The standardised framework needs to be adaptable to the current processes in an organisation. This means that the system needs to be based on integrated management procedures. Large firms have based most of their environmental management approaches on the International Standards Organization (ISO) 14001 standards [18]. This ISO system uses the principles of the PDCA cycle of continuous improvement [19]. The key concept of the PDCA cycle is to implement change in a system which, if continuously iterated, should provide a better understanding of the dynamics of that system. Consequently, this understanding should lead to continuous improvement [19], [20]. The basic principles of the PDCA will be incorporated into the standardised framework procedures.

2.3 Data management processes

The management of data in the gold mining industry is complex. This complexity is because some systems for data collection are automated, while others are completely manual [12]. Mining techniques also differ between operations. Data management is a wide-ranging subject that consists of multiple subject areas. The focus point of the integrated framework is standardisation, centralisation, and verification. Therefore, data integration into a database and the quality of the data integrated will be reviewed. Existing environmental data management software will also be reviewed for shortcomings.

2.3.1 Existing environmental data management software

A variety of environmental systems are available for managing the environmental risks of an organisation. The three systems that this paper will discuss are IsoMetrix, Enablon®, and spheraCloudTM. Table 1 summarises the scope and the shortcomings of each system.

From Table 1 there are three main shortcomings that need to be addressed in the integrated framework. First, the standardisation of data input to ensure that the system is independent of one user. Second, the system should make the production figure easily available for environmental performance review. Finally, the system should be web/cloud-based for easy access and should accommodate both automated and manual data.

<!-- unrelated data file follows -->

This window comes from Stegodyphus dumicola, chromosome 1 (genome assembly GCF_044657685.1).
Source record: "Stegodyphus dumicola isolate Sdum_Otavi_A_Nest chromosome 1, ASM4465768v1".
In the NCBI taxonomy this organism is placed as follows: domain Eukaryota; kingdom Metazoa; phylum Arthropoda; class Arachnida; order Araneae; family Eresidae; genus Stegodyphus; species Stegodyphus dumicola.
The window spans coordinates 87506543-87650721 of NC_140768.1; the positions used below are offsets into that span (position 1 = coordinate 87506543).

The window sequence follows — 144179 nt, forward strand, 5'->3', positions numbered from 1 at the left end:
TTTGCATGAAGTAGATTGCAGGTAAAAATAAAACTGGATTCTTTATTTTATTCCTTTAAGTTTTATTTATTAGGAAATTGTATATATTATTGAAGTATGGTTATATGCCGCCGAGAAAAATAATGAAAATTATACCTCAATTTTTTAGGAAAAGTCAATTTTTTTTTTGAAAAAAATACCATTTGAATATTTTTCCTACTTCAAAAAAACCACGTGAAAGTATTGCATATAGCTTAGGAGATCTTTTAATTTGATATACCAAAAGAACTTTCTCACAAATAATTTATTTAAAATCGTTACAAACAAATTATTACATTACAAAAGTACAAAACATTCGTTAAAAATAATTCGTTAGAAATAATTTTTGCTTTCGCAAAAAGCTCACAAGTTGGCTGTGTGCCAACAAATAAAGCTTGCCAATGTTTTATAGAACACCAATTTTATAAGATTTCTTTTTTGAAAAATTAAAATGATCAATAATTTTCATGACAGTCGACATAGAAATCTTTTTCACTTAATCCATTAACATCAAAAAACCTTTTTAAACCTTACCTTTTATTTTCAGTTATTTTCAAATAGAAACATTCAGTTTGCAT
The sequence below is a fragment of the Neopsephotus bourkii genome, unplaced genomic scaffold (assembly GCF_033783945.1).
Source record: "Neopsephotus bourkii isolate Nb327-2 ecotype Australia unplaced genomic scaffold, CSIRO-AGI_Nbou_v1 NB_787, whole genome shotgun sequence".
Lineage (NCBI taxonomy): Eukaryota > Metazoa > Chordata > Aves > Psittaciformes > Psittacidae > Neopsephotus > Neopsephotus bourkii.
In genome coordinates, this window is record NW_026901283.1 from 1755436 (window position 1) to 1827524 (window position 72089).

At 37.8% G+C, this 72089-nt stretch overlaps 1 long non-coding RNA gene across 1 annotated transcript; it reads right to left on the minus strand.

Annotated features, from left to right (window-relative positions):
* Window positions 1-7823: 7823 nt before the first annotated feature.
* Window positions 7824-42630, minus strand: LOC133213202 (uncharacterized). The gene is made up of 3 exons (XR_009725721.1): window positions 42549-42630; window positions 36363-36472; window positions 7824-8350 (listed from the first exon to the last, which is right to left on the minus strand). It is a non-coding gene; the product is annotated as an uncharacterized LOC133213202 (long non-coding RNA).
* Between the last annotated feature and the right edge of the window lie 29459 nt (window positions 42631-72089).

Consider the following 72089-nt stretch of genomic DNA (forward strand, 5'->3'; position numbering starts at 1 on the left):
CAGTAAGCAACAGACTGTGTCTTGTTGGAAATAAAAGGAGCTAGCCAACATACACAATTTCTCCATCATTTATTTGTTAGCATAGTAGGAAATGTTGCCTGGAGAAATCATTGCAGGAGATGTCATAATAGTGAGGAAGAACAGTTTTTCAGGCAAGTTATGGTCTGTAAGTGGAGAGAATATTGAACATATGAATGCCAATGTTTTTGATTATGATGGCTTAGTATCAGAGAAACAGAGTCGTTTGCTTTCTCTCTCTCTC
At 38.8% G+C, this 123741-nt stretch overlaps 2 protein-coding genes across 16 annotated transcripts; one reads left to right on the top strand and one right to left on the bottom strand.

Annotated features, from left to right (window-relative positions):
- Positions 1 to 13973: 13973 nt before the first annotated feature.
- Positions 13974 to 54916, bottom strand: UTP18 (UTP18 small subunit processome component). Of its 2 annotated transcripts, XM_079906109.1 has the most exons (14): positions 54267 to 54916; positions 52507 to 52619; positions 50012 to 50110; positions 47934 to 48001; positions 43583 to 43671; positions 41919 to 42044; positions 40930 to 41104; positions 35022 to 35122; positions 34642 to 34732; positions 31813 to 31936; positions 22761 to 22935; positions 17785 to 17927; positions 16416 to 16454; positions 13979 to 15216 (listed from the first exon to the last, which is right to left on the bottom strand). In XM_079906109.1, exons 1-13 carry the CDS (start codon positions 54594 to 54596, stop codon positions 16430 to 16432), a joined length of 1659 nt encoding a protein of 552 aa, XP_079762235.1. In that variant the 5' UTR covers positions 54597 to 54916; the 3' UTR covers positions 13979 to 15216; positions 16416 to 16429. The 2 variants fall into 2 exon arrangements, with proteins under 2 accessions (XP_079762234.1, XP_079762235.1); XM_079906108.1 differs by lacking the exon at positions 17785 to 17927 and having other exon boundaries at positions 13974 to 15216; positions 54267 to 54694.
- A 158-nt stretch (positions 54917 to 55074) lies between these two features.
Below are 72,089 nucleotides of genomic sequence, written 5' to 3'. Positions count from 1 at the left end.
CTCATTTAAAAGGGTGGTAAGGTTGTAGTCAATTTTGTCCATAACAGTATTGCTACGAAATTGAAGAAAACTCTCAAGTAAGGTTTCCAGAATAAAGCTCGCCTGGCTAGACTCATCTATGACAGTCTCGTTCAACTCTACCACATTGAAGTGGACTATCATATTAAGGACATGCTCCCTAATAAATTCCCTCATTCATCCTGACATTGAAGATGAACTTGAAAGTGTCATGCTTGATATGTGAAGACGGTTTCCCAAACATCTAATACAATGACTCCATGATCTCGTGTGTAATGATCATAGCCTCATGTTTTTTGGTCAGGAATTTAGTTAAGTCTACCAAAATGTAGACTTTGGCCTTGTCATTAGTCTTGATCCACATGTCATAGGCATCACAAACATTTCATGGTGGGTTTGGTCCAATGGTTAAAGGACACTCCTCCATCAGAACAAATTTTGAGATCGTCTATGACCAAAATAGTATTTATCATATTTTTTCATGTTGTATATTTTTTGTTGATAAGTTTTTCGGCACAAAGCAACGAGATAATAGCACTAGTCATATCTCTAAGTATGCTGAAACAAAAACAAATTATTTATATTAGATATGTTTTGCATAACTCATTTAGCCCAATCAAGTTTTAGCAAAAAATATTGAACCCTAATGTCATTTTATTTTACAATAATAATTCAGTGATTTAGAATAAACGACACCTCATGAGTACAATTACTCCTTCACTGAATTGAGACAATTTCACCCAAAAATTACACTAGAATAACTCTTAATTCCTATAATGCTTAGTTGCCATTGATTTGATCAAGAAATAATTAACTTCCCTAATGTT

2.3.2 Data integration and quality

Generating business intelligence from poor data will affect the bottom line of a business. This inaccuracy can lead to 12 percent of revenue being wasted [26]. There are a variety of methods to integrate data into a database. A relational SQL database is one of the most widely used database management systems; it will be used for this system's centralisation [27]. The data structure defines the methodology in which the data is linked and summarised in the database [28], [29]. Figure 2 illustrates the basic principle of the data tree structure.

 

 

The 'leaf' is the basis of the data, which will sum back to the root. A data tree structure's integrity can be compromised if incorrect data is entered as input on the leaf nodes. Error identification is therefore necessary to ensure that data is of an acceptable quality. There are two methods of verification: proofreading and double entry. The comparison of input data with the source of that data is called proofreading. Double entry involves two users independently consolidating data from sources. The output of each user is then compared for discrepancies. The comparison conducted in both methods identifies potential errors [30].

The integrated data management framework, via data automation, will be based on the principle of a data tree structure, and a combination of the double entry and proofreading verification techniques will be used.

 

3 INTEGRATED DATA MANAGEMENT FRAMEWORK

The integrated framework is based on the PDCA cycle, and has four key steps:

1. Understand: Obtain a basic understanding of the system and the environmental KPI boundaries.

2. Simplify: Document irregularities and develop a standardised data flow from all the data categories for each operation.

3. Review: Automate the data management system with improved data capturing techniques.

4. Improve: Conduct an external assurance audit and ensure that the system is still relevant to the GRI standards and international best practices.

The integrated framework also has three horizontal steps over the primary PDCA processes:

1. Data analysis: To ensure that accurate data is obtained, an investigation of and comparison between current data and the optimal process is required.

2. Reporting: Environmental inefficiencies are identified by converting the data to information, and displaying it in relevant reports.